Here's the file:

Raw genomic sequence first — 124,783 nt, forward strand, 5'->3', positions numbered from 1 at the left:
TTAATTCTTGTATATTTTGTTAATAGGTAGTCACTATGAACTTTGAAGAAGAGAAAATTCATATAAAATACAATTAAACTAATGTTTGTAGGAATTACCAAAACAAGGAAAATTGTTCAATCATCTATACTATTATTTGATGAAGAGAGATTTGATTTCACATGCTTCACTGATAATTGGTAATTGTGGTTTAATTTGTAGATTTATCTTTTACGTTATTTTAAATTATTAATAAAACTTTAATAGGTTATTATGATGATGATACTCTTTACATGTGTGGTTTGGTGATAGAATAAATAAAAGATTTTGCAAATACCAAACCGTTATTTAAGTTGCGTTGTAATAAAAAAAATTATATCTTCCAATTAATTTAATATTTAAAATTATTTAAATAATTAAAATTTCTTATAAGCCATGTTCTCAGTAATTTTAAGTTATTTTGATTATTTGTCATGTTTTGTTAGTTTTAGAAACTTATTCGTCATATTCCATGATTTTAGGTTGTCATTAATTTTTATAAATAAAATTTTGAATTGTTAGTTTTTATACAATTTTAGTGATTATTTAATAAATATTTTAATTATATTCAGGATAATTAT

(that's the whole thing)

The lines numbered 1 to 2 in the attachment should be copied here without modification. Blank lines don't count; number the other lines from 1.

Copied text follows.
Raw genomic sequence first — 124,783 nt, forward strand, 5'->3', positions numbered from 1 at the left:
TTAATTCTTGTATATTTTGTTAATAGGTAGTCACTATGAACTTTGAAGAAGAGAAAATTCATATAAAATACAATTAAACTAATGTTTGTAGGAATTACCAAAACAAGGAAAATTGTTCAATCATCTATACTATTATTTGATGAAGAGAGATTTGATTTCACATGCTTCACTGATAATTGGTAATTGTGGTTTAATTTGTAGATTTATCTTTTACGTTATTTTAAATTATTAATAAAACTTTAATAGGTTATTATGATGATGATACTCTTTACATGTGTGGTTTGGTGATAGAATAAATAAAAGATTTTGCAAATACCAAACCGTTATTTAAGTTGCGTTGTAATAAAAAAAATTATATCTTCCAATTAATTTAATATTTAAAATTATTTAAATAATTAAAATTTCTTATAAGCCATGTTCTCAGTAATTTTAAGTTATTTTGATTATTTGTCATGTTTTGTTAGTTTTAGAAACTTATTCGTCATATTCCATGATTTTAGGTTGTCATTAATTTTTATAAATAAAATTTTGAATTGTTAGTTTTTATACAATTTTAGTGATTATTTAATAAATATTTTAATTATATTCAGGATAATTAT